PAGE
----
6-7 yrs old
8-10 yrs old
Reading and Writing
Students read and experience three fairy tales, study the elements of literature, rewrite one fairy tale, then build a new version in the game.
December 4, 2019
Link to Storytime Settings World
Download the Storytime Basic world that accompanies this lesson from the Phygital Labs library.
Link to Storytime Settings Basic Lesson in PDF
Download the PDF version of the entire lesson, including rubrics, screenshots, and examples from the Phygital Labs library.
Students verbally recount the stories in groups of three, then enter the M:EE StoryTime Setting world after watching a quick demonstration of how to begin. Students experience the fairy tales in the game. Students then select one story to focus on and brainstorm a way to modify the story characters, setting, or plot. Then students build their alternative in the game and take a screenshot, then journal about the changes they made and how it impacts the story.
Arrange students into groups of three. Students can self-assign or otherwise select to verbally tell the other students in the group one of the three focus stories: Hansel & Gretel, The Three Little Pigs, or Jack and the Beanstalk. Students should take turns recounting verbally. Students should be encouraged to support their group members by adding details to the story without taking over the recount. Bring students back together and discuss the terms character, setting, and plot. Using one of the three stories, model a chart that lists the character, setting, and basic plot of the story. Ask students to suggest changing one of the story elements, either setting or plot. Then discuss how changing that story element will impact the plot.
Have students login to the Minecraft: Education Edition world. Show them how the world launches: facing the words Story Time, which are written in the sky. Have students turn their character around without moving their feet to show the three buttons that teleport the player to each part of the map containing the specific fairy tale experience. Students will need to know how to open a chest, move items to their inventories, and interact with objects. Students can interact with the NPCs to get some starting directions on using the world. Show students how to select the teleport button (right click with a mouse or short press on a touch device). Point out that students will need to read the signs. Many students will skip ahead because of the excitement of the experience and already knowing the story but will then get stuck because they didn’t read the directions!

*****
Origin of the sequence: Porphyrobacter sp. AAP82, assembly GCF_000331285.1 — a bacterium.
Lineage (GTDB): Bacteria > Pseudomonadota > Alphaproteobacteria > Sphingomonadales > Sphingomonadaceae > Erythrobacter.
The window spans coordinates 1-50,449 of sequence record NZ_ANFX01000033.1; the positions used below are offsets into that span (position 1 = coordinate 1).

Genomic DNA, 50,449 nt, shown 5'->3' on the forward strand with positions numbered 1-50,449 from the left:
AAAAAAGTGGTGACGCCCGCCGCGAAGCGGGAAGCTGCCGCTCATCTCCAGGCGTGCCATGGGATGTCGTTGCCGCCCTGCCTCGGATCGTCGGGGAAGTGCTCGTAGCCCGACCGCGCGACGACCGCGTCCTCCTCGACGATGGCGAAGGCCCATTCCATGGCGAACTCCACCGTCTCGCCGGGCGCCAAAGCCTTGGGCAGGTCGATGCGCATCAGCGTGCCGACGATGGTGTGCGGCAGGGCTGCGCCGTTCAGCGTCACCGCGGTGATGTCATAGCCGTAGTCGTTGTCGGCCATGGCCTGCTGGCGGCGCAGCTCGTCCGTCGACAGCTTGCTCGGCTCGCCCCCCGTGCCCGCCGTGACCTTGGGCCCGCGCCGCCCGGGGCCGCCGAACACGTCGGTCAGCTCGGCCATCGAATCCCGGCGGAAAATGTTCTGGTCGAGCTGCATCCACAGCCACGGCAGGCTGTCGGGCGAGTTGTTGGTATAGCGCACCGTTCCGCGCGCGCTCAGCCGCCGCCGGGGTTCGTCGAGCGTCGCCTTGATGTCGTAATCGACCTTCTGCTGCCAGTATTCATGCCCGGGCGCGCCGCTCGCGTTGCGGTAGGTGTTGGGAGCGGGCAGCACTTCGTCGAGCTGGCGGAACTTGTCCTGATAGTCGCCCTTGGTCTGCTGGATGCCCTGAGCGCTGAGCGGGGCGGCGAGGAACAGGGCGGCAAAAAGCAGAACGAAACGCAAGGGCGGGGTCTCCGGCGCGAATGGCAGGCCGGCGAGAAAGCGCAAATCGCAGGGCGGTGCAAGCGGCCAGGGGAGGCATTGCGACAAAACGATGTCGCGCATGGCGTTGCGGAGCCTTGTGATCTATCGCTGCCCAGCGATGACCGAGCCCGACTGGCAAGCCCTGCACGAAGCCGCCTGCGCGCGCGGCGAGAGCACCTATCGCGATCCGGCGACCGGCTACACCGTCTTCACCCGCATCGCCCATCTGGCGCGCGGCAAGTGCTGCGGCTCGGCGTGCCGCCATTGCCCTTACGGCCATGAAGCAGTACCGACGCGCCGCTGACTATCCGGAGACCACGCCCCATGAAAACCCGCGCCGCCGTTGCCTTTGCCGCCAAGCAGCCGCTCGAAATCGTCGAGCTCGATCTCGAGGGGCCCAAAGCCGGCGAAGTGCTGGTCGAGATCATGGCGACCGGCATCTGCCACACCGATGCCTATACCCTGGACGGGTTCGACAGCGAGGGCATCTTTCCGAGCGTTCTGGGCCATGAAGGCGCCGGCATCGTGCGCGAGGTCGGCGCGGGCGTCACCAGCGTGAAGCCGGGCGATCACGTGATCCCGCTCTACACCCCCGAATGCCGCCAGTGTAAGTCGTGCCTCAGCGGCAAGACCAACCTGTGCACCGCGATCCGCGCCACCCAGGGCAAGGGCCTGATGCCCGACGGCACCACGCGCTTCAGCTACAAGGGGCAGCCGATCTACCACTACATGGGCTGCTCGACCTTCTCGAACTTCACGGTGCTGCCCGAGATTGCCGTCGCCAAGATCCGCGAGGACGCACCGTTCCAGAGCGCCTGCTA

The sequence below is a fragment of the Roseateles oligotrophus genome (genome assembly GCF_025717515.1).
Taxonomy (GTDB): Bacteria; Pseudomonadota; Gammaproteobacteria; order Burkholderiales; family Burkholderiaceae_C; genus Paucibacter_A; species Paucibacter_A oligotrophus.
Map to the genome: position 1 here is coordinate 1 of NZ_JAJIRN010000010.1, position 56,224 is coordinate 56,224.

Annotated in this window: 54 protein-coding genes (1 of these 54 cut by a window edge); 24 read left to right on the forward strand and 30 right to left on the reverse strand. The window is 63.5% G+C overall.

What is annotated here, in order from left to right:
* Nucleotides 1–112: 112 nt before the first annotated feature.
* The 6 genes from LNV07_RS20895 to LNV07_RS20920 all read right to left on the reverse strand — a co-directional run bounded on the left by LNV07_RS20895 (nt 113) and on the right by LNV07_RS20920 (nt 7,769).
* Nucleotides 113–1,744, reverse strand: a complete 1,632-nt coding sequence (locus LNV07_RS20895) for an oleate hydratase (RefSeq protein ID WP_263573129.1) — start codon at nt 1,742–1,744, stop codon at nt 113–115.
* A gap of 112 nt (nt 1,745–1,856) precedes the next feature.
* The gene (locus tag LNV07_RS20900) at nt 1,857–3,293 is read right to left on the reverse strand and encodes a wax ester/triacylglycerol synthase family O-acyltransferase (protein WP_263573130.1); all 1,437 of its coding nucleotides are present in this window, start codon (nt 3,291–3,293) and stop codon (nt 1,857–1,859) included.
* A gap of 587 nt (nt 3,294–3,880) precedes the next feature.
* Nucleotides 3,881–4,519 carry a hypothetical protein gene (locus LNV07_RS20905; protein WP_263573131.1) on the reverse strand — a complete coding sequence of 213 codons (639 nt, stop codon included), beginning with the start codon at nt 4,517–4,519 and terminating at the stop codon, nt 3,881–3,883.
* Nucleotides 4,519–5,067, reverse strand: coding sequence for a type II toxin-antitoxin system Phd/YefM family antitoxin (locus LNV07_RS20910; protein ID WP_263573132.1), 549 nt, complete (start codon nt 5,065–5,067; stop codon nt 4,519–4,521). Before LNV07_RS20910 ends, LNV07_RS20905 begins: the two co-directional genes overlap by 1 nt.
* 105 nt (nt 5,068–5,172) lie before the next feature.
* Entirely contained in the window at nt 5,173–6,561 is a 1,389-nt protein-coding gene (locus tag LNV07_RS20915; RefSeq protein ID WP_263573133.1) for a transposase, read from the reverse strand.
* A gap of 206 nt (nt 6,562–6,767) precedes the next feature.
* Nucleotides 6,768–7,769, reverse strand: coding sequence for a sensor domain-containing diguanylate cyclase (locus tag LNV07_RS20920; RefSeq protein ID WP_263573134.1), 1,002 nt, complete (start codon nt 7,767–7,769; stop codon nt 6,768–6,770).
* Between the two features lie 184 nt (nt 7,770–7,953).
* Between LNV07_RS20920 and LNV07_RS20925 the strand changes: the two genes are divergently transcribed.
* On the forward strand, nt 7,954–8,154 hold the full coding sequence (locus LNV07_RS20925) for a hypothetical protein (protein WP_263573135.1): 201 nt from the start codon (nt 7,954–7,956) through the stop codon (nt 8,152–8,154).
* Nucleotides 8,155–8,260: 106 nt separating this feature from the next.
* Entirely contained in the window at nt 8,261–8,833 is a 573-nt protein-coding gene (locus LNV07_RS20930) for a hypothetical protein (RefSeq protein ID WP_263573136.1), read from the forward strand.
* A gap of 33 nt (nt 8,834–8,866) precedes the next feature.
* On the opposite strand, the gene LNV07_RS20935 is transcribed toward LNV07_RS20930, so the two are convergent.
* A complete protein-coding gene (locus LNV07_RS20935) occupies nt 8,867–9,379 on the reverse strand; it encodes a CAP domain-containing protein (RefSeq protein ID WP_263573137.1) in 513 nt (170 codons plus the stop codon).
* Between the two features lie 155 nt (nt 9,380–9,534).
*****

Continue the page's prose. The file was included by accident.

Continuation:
Teacher tip: Since this world is an adventure experience, consider having students save a local copy of their world before they start, in the case that they destroy something critical to the plot or want to start the world again. Give students time to experience all three stories, if possible. Students can go back to the main selection area on the dock by the water by using the teleport buttons either at the beginning or the end of each scene.
Teacher tip: If a student is stuck or lost in the game and wishes to return to the start without losing their progress in the world, they can press T to chat, then type /remove @p and press enter. They will die and can select to respawn. When they respawn, they will appear back at the beginning of the map on the dock by the water.
Ask students to select one story to focus on for this activity. Have students complete their own version of the chart from day 1, including the thinking process for changing one character or setting to impact the plot. Ask students to write or tell aloud how their story would change and propose their changes to the world with a sketch. Students should use the camera and portfolio to take a picture of their build and write a few sentences about how they change the story.
Additional content for this lesson available at phygitallabs.com/lessons.
Assessment for the alternative story:
Student modified the character and setting to impact the plot of the story. Student built a detailed representation of the changes and documented the impact in the portfolio.
Student modified the character or setting to impact the plot of the story. Student built an accurate representation of the changes and wrote about the plot changes in the portfolio.
Student modified the character or setting to impact the plot of the story. Student needs to complete the build representation or portfolio explanation.
Student did not modify the character or setting of the story and needs to complete the build representation and portfolio explanation.
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